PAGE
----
Resistance with the Fuji-X
by James Conley
The first sign that things were afoot was the loud chop of helicopter rotors above the cafe. Echoing off the medieval streets of Rennes the capital of Brittany the sound was magnified while also scrambling the helicopter’s location. In American-accented, intermittent English, the millennial waiter impatiently speculated that there was a protest of some kind. He had no details, and was far more concerned with finding the correct English words to convey the care and attention he put into the pour-over coffees on the menu.
Because I was just running some errands, I was a bit under equipped for a protest. In the bag was my Fuji XT-2 with a Power Booster Grip, the most excellent Fujinon XF 18-55mm (which I got as part of an X-E1 kit, and is 6+ years old now, but still one of the best lenses I’ve ever owned), and a Fujinon XF 23mm F2 R WR. I had the camera wrapped in a scarf, which would prove to come in handy.\\
The helicopter entered a slow, circular holding pattern as vans of police began disgorging their passengers onto the street. As the helicopter made its counterclockwise way, and the police marched in groups of ten to take positions on medievally skewed street corners, the waiter extolled the virtues of cold brewed coffee. Glancing up on occasion, he was perturbed not at the police presence, but that protesters would be ruining his business day. His torn jeans, man-bun, and millennial love of sophisticated ways to make coffee did not make him a comrade of any protest.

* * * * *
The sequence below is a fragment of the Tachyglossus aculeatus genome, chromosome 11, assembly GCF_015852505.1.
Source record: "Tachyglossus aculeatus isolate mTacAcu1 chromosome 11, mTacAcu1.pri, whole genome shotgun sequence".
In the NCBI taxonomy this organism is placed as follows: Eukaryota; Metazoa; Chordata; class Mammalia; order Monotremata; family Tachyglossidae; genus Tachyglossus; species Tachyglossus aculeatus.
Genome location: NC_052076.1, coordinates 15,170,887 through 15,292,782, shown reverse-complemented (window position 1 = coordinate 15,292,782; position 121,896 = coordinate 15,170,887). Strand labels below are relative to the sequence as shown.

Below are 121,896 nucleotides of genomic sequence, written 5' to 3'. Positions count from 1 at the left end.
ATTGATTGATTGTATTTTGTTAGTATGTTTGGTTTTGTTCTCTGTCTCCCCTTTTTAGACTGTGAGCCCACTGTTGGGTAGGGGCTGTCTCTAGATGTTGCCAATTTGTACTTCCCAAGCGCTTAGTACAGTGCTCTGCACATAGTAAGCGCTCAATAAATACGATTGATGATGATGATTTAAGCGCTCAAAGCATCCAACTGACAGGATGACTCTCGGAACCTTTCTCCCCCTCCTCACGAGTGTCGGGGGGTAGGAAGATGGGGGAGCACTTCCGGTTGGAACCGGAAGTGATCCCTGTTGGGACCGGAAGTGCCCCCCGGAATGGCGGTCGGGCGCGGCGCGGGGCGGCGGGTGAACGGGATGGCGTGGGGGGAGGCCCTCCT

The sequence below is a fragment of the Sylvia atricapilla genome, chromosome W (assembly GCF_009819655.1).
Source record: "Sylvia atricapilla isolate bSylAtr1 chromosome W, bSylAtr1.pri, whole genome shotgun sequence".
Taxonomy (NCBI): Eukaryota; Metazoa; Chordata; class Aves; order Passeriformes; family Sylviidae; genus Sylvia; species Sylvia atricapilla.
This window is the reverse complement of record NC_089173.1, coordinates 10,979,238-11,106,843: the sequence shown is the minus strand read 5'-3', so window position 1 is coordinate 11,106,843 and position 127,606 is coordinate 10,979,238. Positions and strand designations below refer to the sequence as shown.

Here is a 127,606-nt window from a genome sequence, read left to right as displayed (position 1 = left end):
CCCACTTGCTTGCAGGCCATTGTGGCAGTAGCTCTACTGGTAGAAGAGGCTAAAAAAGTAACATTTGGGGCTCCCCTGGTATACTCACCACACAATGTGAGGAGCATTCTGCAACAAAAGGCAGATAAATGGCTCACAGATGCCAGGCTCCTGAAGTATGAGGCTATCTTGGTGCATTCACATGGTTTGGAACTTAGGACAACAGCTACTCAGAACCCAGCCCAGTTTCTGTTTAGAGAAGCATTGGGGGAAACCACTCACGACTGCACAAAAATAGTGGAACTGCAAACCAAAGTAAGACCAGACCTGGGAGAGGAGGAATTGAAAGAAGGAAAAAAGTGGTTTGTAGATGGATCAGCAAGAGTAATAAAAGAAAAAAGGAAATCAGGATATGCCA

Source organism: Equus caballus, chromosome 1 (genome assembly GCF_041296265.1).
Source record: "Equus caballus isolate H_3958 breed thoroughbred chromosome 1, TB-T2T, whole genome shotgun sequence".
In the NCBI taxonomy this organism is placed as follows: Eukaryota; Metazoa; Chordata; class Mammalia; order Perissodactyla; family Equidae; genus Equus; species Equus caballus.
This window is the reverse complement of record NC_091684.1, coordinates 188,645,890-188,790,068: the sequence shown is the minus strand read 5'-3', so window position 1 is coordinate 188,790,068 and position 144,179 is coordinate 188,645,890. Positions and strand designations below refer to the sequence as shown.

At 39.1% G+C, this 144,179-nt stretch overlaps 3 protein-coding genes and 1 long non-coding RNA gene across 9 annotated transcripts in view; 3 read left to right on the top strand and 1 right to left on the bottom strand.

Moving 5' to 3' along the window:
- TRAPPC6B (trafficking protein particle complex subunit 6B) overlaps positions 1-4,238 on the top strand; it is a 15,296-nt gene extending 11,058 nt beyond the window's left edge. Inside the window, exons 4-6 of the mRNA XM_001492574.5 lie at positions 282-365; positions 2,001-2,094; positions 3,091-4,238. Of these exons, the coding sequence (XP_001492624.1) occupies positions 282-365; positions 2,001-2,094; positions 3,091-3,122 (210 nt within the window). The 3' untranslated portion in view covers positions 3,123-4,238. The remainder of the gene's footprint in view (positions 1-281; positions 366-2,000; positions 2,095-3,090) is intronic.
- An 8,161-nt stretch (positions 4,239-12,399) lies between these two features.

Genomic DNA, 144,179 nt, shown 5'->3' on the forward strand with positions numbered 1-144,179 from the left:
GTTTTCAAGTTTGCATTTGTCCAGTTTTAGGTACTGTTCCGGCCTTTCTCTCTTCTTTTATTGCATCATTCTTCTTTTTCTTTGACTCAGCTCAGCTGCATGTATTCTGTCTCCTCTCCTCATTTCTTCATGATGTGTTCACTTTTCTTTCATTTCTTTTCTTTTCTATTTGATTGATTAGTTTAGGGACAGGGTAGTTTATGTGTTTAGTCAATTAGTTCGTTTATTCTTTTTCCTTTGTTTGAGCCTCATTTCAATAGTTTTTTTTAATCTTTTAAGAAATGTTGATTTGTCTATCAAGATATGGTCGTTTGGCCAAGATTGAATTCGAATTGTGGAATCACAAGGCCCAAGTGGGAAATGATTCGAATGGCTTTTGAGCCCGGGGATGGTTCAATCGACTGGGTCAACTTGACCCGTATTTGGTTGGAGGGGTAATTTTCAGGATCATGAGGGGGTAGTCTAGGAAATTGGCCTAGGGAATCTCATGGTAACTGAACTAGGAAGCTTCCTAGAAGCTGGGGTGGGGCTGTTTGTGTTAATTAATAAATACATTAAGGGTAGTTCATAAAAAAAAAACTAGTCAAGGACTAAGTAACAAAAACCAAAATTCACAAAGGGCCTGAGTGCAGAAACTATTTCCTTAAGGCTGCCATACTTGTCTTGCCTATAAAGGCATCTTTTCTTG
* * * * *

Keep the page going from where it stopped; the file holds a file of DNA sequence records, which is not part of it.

I enjoyed the coffee while grabbing some images of the helicopter. Caffeinated, I headed down Rue Orleans where, just before the Palais du Commerce, was the first set of assembled police.
It is impossible not to think of pawns on a chessboard when beholding rows of assembled riot police in monochrome sci-fi armor: coordinated, restricted, ordered, and able to strike only with diagonal moves.
The protestors were decidedly the opposite: apparently the ragtag common worker, relying only on the correctness of the cause to supply the strength to #resist the oppression. The cause was a bit unclear, but there was no doubt that the protest was organized by two of the largest labor unions in France, and was part of a coordinated series of actions across France on October 9.
I spent the next couple of hours weaving in and out of the crowd. There were several violent scuffles between the police and the protesters, and a few clouds of tear gas. (The scarf was helpful, but I was wishing for goggles.) I’ve been working on creative approaches to using short video clips as trailers to the still-image stories, and the XT-2 is perfect for this: a quick button switch between video and still meant that I could capture both without having to take my eyes away from the action.
It was a bizarre surprise to have a casual day interrupted with a major protest event, but it was great to get to witness it. And to share it with you.